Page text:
It's Time To Stop Shaming Women For Choosing To Be Stay-At-Home-Moms
Let me say from the get-go that my purpose is not to shame anyone into anything. This is not some rant about how we all should be stay-at-home moms and that anyone who isn’t is evil.
It’s simply permission — if you needed permission from a total stranger — to become a homemaker and a stay-at-home mom if you want to. Since modern feminists spend so much time talking up the benefits of being a working mom, it seems only fair that someone should make the opposite case. So here it is.
The idea that our kids are somehow happier at daycare or with their nannies is a myth, as studies show. When we choose to go to work, we are choosing to leave our kids with someone else. Their lives don’t just pause for the time we’re gone and resume when we come home — they’re living their lives without us. The current modern feminist narrative tells us that giving up a career to be a mother is some kind of a cop-out — a betrayal to womankind, and a waste of our intellect and talent. But that’s a complete misunderstanding of what being a stay-at-home mom is all about.
The current modern feminist narrative tells us that giving up a career to be a mother is some kind of a cop-out — a betrayal to womankind, and a waste of our intellect and talent.
A Thought Experiment
When my husband and I started thinking about having children, I was working as a third-grade teacher. I loved my job (although I liked it a little less than I had at the beginning) and had decided that I might want to keep working there once I started having children. But, as a kid, I’d always thought I’d grow up to be a stay-at-home mom. Why have a child, I thought to myself even then, if I wasn’t going to be around to care for it? But now I had a career I loved.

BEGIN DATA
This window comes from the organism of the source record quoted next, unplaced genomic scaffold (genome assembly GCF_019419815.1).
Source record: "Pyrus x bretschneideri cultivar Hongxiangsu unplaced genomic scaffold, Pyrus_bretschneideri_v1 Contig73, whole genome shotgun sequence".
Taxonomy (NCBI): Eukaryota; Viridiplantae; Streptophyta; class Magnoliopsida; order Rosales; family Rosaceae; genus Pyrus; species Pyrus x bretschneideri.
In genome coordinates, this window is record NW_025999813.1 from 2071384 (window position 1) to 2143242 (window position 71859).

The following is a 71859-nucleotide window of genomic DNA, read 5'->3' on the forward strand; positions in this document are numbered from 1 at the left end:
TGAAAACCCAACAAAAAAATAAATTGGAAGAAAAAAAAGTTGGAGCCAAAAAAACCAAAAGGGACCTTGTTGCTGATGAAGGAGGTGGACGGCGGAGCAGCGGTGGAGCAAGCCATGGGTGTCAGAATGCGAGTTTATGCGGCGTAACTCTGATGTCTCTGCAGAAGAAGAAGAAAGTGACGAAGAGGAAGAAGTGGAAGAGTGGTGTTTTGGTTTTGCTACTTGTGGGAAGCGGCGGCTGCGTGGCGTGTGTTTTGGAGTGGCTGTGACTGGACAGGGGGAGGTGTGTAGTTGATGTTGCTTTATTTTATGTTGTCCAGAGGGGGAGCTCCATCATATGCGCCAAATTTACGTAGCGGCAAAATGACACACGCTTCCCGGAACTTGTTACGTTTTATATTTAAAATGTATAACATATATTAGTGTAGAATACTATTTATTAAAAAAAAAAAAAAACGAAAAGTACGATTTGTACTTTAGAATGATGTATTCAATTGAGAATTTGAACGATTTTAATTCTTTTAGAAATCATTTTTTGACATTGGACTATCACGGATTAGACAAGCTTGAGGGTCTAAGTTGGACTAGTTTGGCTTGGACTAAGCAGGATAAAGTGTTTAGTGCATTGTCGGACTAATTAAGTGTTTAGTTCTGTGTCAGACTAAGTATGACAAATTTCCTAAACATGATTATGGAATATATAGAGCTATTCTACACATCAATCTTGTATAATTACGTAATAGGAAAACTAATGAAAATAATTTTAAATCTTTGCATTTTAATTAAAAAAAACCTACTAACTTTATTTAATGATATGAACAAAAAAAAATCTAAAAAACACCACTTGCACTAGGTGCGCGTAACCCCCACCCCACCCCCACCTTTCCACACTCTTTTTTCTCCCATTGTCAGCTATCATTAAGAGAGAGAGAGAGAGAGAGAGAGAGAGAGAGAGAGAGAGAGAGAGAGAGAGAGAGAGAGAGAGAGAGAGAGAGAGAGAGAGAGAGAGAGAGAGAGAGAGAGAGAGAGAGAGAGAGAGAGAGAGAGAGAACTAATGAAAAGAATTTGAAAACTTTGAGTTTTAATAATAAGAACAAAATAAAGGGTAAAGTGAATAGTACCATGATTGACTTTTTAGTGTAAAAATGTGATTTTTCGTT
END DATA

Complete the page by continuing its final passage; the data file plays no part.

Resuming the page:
So I did a little thought experiment: I imagined that I already had a kid. I pretended that he — my imaginary baby — was home with a babysitter, or at daycare somewhere, and that I’d need to leave right at 4:00 to pick him up. I imagined pumping breast milk in my classroom’s closet and checking my phone periodically to make sure there were no emergencies. I imagined that I was infinitely more tired than I currently was — though, in retrospect, I didn’t imagine being nearly tired enough — and I thought about missing this baby I didn’t yet have. I did this for a week. And, at the end of the week, I made a decision: I was going to be a stay-at-home mom.
I thought about missing this baby I didn’t yet have. I did this for a week. And, at the end of the week, I made a decision: I was going to be a stay-at-home mom.
I understand that, for some people, being a stay-at-home mom isn’t an option. It requires that your husband make a baseline amount of money to keep everyone fed, clothed, and sheltered in order for you to do it, and it’s possible that your husband’s job doesn’t allow for that. Though I will say that, if both you and your husband are committed to having you stay home, there may be ways to find extra resources that you wouldn’t have considered before having kids. My point is, I get that becoming a stay-at-home mom may be something you wish you could do but can’t right now, and I understand and am not judging you.
Your Children Are Only Young Once